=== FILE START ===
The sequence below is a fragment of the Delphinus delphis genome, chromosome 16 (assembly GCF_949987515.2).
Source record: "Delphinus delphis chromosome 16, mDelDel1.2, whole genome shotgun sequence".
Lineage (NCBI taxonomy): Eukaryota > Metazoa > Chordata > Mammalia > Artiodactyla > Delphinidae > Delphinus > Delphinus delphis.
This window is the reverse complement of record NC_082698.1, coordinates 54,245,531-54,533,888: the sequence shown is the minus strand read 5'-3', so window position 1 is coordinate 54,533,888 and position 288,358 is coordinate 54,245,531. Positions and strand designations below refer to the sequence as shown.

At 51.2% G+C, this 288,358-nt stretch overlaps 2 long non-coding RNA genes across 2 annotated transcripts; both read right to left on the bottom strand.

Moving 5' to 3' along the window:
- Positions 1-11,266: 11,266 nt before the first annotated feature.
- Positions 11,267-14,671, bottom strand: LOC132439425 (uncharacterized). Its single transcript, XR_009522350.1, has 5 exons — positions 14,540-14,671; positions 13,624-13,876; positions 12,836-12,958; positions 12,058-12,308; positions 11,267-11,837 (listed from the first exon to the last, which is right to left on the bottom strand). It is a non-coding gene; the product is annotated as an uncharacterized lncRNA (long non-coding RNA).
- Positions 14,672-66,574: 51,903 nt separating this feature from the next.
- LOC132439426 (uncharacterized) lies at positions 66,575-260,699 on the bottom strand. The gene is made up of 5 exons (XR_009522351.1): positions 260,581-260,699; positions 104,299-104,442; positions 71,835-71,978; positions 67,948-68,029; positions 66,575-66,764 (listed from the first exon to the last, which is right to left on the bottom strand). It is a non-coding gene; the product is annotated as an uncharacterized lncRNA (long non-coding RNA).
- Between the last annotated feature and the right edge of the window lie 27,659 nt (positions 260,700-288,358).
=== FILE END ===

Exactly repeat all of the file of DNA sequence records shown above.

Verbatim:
The sequence below is a fragment of the Delphinus delphis genome, chromosome 16 (assembly GCF_949987515.2).
Source record: "Delphinus delphis chromosome 16, mDelDel1.2, whole genome shotgun sequence".
Lineage (NCBI taxonomy): Eukaryota > Metazoa > Chordata > Mammalia > Artiodactyla > Delphinidae > Delphinus > Delphinus delphis.
This window is the reverse complement of record NC_082698.1, coordinates 54,245,531-54,533,888: the sequence shown is the minus strand read 5'-3', so window position 1 is coordinate 54,533,888 and position 288,358 is coordinate 54,245,531. Positions and strand designations below refer to the sequence as shown.

At 51.2% G+C, this 288,358-nt stretch overlaps 2 long non-coding RNA genes across 2 annotated transcripts; both read right to left on the bottom strand.

Moving 5' to 3' along the window:
- Positions 1-11,266: 11,266 nt before the first annotated feature.
- Positions 11,267-14,671, bottom strand: LOC132439425 (uncharacterized). Its single transcript, XR_009522350.1, has 5 exons — positions 14,540-14,671; positions 13,624-13,876; positions 12,836-12,958; positions 12,058-12,308; positions 11,267-11,837 (listed from the first exon to the last, which is right to left on the bottom strand). It is a non-coding gene; the product is annotated as an uncharacterized lncRNA (long non-coding RNA).
- Positions 14,672-66,574: 51,903 nt separating this feature from the next.
- LOC132439426 (uncharacterized) lies at positions 66,575-260,699 on the bottom strand. The gene is made up of 5 exons (XR_009522351.1): positions 260,581-260,699; positions 104,299-104,442; positions 71,835-71,978; positions 67,948-68,029; positions 66,575-66,764 (listed from the first exon to the last, which is right to left on the bottom strand). It is a non-coding gene; the product is annotated as an uncharacterized lncRNA (long non-coding RNA).
- Between the last annotated feature and the right edge of the window lie 27,659 nt (positions 260,700-288,358).